Romeo and Anne Giannangelo walk along their quiet cul-de-sac with great-grand-daughter Maddison Finlay and pup Chicko.
Romeo and Anne Giannangelo walk along their quiet cul-de-sac with great-grand-daughter Maddison Finlay and pup Chicko. RON BURGIN

Spreading love across the fence

A SLEEPY street in Avoca is bucking the Queensland trend by being able to name every one of their neighbours.

The residents are at odds with a recent NRMA survey that found fewer than one in five Queenslanders knew all of their neighbours, while more than one in five know none.

The survey also found that more than half of Queenslanders had never had a proper conversation with their neighbours and 40% admitted they would prefer to socialise online.

Catherine Drive residents Anne and Romeo Giannangelo said there was an annual Christmas party held in their quiet cul-de-sac.

“I enjoy the neighbours, it’s a friendly atmosphere here,” Mrs Giannangelo said.

She said the street was so friendly they would often drop keys off at neighbour’s when going away.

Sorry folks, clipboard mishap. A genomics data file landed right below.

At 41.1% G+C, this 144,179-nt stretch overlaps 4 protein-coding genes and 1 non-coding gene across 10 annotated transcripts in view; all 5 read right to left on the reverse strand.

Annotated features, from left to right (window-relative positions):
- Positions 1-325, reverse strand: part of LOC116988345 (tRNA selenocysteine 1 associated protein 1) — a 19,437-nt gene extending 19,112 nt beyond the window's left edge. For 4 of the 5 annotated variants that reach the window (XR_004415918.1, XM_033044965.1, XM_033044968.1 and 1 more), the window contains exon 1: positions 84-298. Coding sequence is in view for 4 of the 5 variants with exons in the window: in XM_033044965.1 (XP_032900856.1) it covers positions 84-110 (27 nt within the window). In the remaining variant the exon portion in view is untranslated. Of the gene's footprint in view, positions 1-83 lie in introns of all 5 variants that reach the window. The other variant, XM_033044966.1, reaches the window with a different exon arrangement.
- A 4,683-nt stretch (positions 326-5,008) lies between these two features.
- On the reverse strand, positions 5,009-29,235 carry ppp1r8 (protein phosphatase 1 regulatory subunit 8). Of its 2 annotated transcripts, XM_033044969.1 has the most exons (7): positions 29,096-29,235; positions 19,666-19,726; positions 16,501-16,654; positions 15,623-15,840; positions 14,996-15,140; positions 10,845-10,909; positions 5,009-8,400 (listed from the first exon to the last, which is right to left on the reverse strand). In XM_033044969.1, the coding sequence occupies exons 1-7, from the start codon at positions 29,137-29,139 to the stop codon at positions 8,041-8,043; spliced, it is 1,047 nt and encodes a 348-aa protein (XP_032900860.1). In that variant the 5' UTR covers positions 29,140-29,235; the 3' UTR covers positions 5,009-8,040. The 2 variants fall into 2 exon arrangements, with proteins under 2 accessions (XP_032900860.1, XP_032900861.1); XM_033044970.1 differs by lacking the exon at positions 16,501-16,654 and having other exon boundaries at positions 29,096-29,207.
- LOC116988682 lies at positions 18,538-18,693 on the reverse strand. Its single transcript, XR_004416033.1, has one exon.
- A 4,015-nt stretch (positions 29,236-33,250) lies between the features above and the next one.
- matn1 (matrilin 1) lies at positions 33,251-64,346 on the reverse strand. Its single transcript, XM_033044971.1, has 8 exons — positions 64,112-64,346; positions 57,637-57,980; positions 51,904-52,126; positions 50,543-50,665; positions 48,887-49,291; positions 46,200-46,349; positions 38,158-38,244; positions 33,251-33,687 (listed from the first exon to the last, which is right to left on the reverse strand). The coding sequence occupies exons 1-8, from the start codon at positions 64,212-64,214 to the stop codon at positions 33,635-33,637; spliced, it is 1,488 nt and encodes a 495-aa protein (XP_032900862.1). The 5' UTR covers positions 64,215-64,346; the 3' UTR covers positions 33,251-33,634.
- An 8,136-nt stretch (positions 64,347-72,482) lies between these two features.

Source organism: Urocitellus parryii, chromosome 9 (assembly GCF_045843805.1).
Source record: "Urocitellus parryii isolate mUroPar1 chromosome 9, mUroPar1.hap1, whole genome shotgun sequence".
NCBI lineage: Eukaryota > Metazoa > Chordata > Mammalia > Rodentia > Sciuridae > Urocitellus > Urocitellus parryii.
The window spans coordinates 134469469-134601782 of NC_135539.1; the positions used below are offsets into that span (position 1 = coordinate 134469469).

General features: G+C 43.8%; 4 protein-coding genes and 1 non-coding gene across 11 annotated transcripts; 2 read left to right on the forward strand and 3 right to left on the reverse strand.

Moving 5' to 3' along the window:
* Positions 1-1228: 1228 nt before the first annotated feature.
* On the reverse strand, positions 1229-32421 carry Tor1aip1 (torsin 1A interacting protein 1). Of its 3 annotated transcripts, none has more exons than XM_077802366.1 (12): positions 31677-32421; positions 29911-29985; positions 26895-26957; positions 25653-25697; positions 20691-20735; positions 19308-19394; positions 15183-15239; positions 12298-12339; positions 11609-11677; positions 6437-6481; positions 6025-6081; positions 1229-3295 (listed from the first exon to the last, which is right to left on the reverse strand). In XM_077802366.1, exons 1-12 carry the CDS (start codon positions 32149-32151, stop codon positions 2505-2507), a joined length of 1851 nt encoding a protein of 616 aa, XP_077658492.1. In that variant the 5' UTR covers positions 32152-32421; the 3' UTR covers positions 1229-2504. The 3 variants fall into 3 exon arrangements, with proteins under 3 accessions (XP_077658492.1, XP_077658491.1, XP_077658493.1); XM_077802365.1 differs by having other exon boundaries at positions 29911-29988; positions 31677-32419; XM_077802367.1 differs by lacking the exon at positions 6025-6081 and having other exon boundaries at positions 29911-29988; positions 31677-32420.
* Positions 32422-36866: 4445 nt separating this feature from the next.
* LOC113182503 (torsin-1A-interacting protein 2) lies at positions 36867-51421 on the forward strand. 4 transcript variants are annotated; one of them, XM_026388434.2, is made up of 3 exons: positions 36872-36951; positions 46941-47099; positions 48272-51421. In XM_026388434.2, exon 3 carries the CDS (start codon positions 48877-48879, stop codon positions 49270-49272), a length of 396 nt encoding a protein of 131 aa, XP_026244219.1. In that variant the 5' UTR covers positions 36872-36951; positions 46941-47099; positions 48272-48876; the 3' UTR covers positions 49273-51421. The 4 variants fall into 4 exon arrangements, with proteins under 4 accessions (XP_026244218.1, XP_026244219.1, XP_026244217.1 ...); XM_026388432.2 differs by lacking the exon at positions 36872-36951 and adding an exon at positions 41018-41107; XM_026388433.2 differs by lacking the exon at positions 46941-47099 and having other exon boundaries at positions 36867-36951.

“My neighbour looks after everything and you can totally trust him,” she said.

Mrs Giannangelo, who has lived in the area for five years, said there were only two residents, who had just moved in, that she did not know.

Rod Arstall, who lives in Alamein Street, west Bundaberg, has also experienced the pleasure of knowing his neighbours.

“Knowing your neighbours, it gives a bit of peace of mind when you go away to know they are looking out,” he said.

Mr Arstall has been in the area for 21 years and said knowing his neighbours offered more than added security.

“We’re all friends and we talk to each other about what has been happening,” he said.

NRMA spokesperson Sue Hawkins said busy lifestyles and online social networking had both contributed to a drop in neighbourly relations.

“Our research found a third of us believe we’re too busy to get to know our neighbours — and it’s no wonder when you consider nearly 80% of us are spending at least five hours a week surfing the net,” she said.

Ms Hawkins said it paid for people to know their neighbours enough to trust them to keep an eye on their house if they went away.

“Our research also showed that if people did know their neighbours they would be willing to help keep each others’ houses looking lived in while they’re away, and this can really help deter thieves,” she said.



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